I hit a few garage sales this morning to get some supplies for my toy hack this week. I’ve been meaning to start this much earlier, but end of school activities left me with little to no time to participate in the #clmooc. Here is part 1 of the project. I plan on painting them tomorrow if I get some time.
I’ve been lucky enough to take part in the Make MOOC which is being run through a google plus community and will be active until August 4th It has been very inspiring seeing the many things that people have been creating, and a great way to make connections with other educators and creative people. You can find more info about this MOOC here and the larger “making intitiative” here.
As part of my first week I changed my avatar to a cropped version of my Warhol art project I created and posted this last fall. I also made a brief comic strip introduction.
Here is my final project for OLTD 505. The subtitles scroll a bit fast in the middle, so be prepared!
Ok, so I’m going to be writing this blog post as if I am explaining these terms to my wife, as she is so often wondering exactly what it is that I’m doing in front of the computer at 9:00 on a Saturday morning. Here it goes….
This last Saturday we had a very special guest speaker by the name of Stephen Downes give us a presentation on OERS, MOOCS, and the future of these new educational developments. Stephen has been an early proponent on the benefits of using computers to enhance student learning, and writes on his blog about a variety of topics concerning technology and the future of online learning. Much of the session was collaborative, with Stephen soliciting the class for input on what we mean when talking about ideas such as “Open”, “Education” and “Resources”. It was an interesting exercise to unpack these terms, and look at the variety of responses that came from each participant’s personal connection to these ideas.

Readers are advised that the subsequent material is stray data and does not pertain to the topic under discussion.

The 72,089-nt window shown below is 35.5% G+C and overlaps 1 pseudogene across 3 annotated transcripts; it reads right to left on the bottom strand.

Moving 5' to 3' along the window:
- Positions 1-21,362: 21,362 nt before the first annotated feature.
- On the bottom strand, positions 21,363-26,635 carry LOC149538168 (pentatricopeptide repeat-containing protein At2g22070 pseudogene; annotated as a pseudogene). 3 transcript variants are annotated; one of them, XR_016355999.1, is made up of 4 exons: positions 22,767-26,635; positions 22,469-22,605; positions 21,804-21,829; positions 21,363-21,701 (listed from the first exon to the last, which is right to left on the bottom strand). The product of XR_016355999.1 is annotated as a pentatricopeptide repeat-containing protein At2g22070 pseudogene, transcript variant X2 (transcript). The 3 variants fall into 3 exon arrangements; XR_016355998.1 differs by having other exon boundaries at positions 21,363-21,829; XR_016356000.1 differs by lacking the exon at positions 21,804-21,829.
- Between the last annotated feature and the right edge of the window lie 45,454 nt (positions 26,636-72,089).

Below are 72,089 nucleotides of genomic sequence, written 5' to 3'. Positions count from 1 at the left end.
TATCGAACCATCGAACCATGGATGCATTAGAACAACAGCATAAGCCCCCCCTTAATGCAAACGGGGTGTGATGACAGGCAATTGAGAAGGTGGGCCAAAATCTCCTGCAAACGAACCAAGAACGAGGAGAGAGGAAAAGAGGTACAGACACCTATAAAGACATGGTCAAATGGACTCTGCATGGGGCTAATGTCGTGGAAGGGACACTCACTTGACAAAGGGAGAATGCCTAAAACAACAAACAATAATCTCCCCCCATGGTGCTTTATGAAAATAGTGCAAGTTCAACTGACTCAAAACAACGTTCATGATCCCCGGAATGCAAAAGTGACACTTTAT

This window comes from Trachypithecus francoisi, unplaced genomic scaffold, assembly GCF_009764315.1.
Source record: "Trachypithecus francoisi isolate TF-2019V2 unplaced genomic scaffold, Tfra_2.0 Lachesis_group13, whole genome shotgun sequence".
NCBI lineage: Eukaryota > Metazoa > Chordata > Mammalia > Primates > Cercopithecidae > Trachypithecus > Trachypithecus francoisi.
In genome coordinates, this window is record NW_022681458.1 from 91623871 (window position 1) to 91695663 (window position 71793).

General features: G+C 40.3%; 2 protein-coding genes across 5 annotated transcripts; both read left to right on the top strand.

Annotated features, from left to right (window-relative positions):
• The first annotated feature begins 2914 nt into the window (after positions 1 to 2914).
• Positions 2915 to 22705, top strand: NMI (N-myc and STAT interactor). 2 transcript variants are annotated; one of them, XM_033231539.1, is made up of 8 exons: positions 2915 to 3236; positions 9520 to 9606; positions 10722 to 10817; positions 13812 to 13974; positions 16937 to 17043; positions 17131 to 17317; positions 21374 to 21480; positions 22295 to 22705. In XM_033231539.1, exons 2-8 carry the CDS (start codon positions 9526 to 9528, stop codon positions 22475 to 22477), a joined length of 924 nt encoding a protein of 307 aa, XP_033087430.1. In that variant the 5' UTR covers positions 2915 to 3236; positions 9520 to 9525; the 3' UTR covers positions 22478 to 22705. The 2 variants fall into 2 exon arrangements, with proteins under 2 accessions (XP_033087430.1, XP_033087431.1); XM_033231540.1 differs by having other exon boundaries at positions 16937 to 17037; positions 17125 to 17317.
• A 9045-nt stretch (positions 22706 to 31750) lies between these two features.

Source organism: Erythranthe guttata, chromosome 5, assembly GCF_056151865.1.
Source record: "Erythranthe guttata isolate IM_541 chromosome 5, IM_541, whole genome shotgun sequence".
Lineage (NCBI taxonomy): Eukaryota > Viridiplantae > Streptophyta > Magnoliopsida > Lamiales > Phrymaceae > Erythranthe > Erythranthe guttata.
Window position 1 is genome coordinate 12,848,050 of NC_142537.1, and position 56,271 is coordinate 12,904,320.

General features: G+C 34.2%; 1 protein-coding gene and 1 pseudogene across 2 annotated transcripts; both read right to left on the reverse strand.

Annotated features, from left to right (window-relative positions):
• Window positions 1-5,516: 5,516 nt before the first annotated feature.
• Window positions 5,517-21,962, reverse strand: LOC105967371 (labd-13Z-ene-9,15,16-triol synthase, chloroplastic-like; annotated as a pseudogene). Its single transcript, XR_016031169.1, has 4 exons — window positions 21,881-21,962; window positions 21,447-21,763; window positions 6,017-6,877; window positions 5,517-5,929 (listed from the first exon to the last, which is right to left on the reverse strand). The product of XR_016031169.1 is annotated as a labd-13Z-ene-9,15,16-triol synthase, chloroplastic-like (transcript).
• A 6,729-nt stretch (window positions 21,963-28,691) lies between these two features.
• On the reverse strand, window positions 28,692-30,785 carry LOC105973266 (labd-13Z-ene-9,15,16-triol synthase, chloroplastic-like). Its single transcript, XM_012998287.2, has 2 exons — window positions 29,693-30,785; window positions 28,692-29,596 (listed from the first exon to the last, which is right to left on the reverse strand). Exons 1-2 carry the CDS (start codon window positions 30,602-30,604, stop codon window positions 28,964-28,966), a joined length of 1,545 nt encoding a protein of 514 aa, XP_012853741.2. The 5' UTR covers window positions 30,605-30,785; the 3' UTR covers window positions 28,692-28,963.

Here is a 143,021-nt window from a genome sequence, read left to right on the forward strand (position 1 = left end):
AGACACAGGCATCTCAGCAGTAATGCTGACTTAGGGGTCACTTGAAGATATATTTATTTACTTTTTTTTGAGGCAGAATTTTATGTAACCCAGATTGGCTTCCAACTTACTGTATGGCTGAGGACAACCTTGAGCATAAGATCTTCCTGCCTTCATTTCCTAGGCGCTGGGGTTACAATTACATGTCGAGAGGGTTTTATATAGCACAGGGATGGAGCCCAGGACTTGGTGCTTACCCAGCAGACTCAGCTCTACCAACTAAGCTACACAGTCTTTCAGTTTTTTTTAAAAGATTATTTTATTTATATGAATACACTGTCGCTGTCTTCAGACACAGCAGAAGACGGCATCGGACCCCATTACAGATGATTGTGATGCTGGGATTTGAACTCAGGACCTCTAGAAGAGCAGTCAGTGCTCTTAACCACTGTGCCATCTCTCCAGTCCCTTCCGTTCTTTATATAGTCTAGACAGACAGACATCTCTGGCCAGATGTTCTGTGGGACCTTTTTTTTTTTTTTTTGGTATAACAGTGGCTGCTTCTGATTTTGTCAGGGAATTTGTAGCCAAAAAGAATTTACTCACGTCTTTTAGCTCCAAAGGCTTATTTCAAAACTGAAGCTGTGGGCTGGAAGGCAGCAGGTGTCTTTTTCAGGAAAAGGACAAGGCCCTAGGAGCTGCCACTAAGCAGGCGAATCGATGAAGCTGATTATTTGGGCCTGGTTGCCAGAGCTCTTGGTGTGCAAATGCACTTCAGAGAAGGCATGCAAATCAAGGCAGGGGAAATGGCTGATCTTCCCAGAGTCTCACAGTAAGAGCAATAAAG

After this exercise we moved onto the task of exploring just what exactly an OER is. An OER (or Open Educational Resource) is a “freely accessible, openly licensed document and / or media that are useful for teaching, learning, educational assessment, and research purposes.” -( Wikipedia). The rights associated with an OER are dependent on the license that the creator has attached to their creation. The easiest way to licence your work is through the creative commons website. Creative commons is a “nonprofit organization that enables the sharing and use of creativity and knowledge through free legal tools” – (creativecommons.org). It offers a number of different licensing options for how creators might share their work. Below is a table that sums up the rights and restrictions that each license has.
Lets move on to MOOCs. MOOC stands for a “Massive Open Online Course”. Massive can be a relative term in this sense, but is meant to account for a number of participants outside the normal scope of a brick and mortar classroom model. Student enrollment can range from the hundreds, to the hundred thousands. MOOCS are still developing what they do and how they do it, but could all be loosely defined by focusing on the participation of large numbers of students through the web aided by forums and open educational resources. Moocs have also been evolving in how they deliver their content. xMOOCs are more instructor directed, with students engaging with short videos and tests provided by the instructor. In contrast, a cMOOC is much more open and provides more freedom for students to direct their learning and connect with, and build on the ideas of their classmates.